homestead neohio

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Re: Can I really bike to work (44 miles round trip) in NE Ohio?
« Reply #13 on: January 05, 2016, 08:17:29 PM »
don't just go and buy an expensive e-bike and try to ride 44 miles round trip to work as your first ride.  You'll likely be miserable. 

I have an inexpensive bike and previously biked up to 30 miles in a day with nowhere in particular to go, but this was years ago, I did not bike the day immediately before or after a long ride, and also had no required time to arrive anywhere, like a job "start time".  I do bike some on the weekends, but that is more like 6 miles round trip in fair weather/nice days, maybe with the family along (slow pace). 

I know I'm more likely to ride if I have somewhere to go, not just for fitness.  I don't run unless something is chasing me.  Knowing I want more excercise/fitness, I'm trying to give myself someplace to go on a bike so I'll do it regularly.  My job is a likely place (since I have to go there so often), but it is so damn far away.

I think I will do the 1/2 commute on a normal bike a few times and see how that goes.  Long term doing a mix of driving/biking will add complexity and time to the commute without the $ savings of being able to ditch a vehicle, but if it is worth it in terms of joy and health, it will be welcome.  I need to find the time somewhere to get fit.

ReadySetMillionaire

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Re: Can I really bike to work (44 miles round trip) in NE Ohio?
« Reply #14 on: January 06, 2016, 07:25:13 AM »
I see a lot of wimps around me surrounding themselves in climate-controlled comfort, minimizing any kind of physical effort.  This is a trend I try to resist.  We are more adaptable than we give ourselves credit.  I like being out in all weather, and have gear to keep me warm and dry.  I just don't know if I'm crazy for considering this.  Sometimes I go too far hoping to buck a trend.  Sometimes what people do actually makes sense.  I can't adapt to cars running into me!

You made a lot of good points in this post, but I just want to chime in and say that you shouldn't treat life as an eternal dick measuring contest. I admit that when I first started being frugal (and then found MMM), I would scoff at my friends driving brand new F150s, friends that got the new iPhone every release, friends with 4-5 tablets around the house, etc.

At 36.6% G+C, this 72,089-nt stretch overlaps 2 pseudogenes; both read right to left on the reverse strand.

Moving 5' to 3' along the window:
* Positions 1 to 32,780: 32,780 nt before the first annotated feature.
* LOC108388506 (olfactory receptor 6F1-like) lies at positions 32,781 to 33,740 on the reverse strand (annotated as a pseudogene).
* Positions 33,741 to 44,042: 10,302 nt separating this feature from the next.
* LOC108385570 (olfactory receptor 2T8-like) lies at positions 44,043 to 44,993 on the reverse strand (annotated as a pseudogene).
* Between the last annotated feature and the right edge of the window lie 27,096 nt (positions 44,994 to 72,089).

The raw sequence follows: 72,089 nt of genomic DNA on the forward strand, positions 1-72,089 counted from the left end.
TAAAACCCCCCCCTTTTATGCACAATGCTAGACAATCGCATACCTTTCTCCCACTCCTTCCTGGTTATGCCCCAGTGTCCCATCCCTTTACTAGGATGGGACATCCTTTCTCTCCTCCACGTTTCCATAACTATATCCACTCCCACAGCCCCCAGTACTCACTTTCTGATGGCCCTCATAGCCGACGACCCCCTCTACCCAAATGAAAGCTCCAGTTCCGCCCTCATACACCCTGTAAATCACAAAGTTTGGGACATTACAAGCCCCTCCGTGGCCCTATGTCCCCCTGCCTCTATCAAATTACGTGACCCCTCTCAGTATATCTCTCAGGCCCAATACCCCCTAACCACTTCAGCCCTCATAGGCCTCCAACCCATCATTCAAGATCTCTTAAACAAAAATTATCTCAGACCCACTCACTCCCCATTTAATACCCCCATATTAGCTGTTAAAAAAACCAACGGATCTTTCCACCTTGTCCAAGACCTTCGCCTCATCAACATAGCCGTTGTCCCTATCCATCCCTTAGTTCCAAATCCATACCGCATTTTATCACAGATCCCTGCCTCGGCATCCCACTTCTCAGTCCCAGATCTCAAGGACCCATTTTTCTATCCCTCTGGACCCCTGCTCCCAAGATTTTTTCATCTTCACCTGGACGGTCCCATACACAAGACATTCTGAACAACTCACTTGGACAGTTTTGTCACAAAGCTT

But life is too short man. Don't do anything to simply buck a trend and scoff at others. Especially don't start biking 44 miles round trip because other people are "wimps." Start biking solely because you want to start exercising and that you think this is the best way to get you into an exercising habit.

Late_Bloomer

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Re: Can I really bike to work (44 miles round trip) in NE Ohio?
« Reply #15 on: January 06, 2016, 09:39:14 AM »
All I'm going to say is, 44 miles on bike is simply ridiculous. Seriously, any one who defends that is simply ignorant. Now, granted, if you lived in southern Florida or California, I'd say give it a trial run and see how it feels on a weekend, but Ohio? Your doing nothing more than deluding yourself, especially when the winter months come. Do something to reduce the amount of vehicles you own. If you are single, one, if you are a couple, two. And that depends on the circumstances. If your SO doesn't need to drive, then you have your answer. but I recall you said you had 3 vehicles. Get rid of one, or two. Bike for fun, fitness, and enjoyment. No need to bring extremism into it. 

Jack

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Re: Can I really bike to work (44 miles round trip) in NE Ohio?
« Reply #16 on: January 06, 2016, 01:18:25 PM »
All I'm going to say is, 44 miles on bike is simply ridiculous. Seriously, any one who defends that is simply ignorant. Now, granted, if you lived in southern Florida or California, I'd say give it a trial run and see how it feels on a weekend, but Ohio? Your doing nothing more than deluding yourself, especially when the winter months come.

So do it in fucking summer instead! Seriously, between you and ReadySetMillionaire pissing on the idea just because snow exists, I'm beginning to wonder what forum I'm on.

Even if the OP can't reasonably ride in winter, or ride the whole 44-mile round trip every day, there are plenty of variations on the idea that are perfectly feasible (such as riding the other nine months of the year, for example).

KCM5

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Re: Can I really bike to work (44 miles round trip) in NE Ohio?
« Reply #17 on: January 06, 2016, 01:56:30 PM »
You've gotten some good advice already. And some bad advice.

Just wanted to chime in there with some encouragement. It feels good to get somewhere using your own power. And the built in exercise is an excellent bonus. And winter sometimes sucks, but sometimes its awesome. I'm in Iowa, so we have similar winters.

I don't imagine you'll be able to get down to one car using solely your bike to get to work, but if you have another means (public transit, carpool, spouse drops you off) then it may be doable. Riding part of the way to work one day is a great start!


frugaliknowit

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Re: Can I really bike to work (44 miles round trip) in NE Ohio?
« Reply #18 on: January 06, 2016, 02:15:52 PM »
I think it is too far as a pure commuting option.  You could do it as weather and your state of being allows (not sleeting and you don't have a bad cold).  I would NOT purchase the Ebike.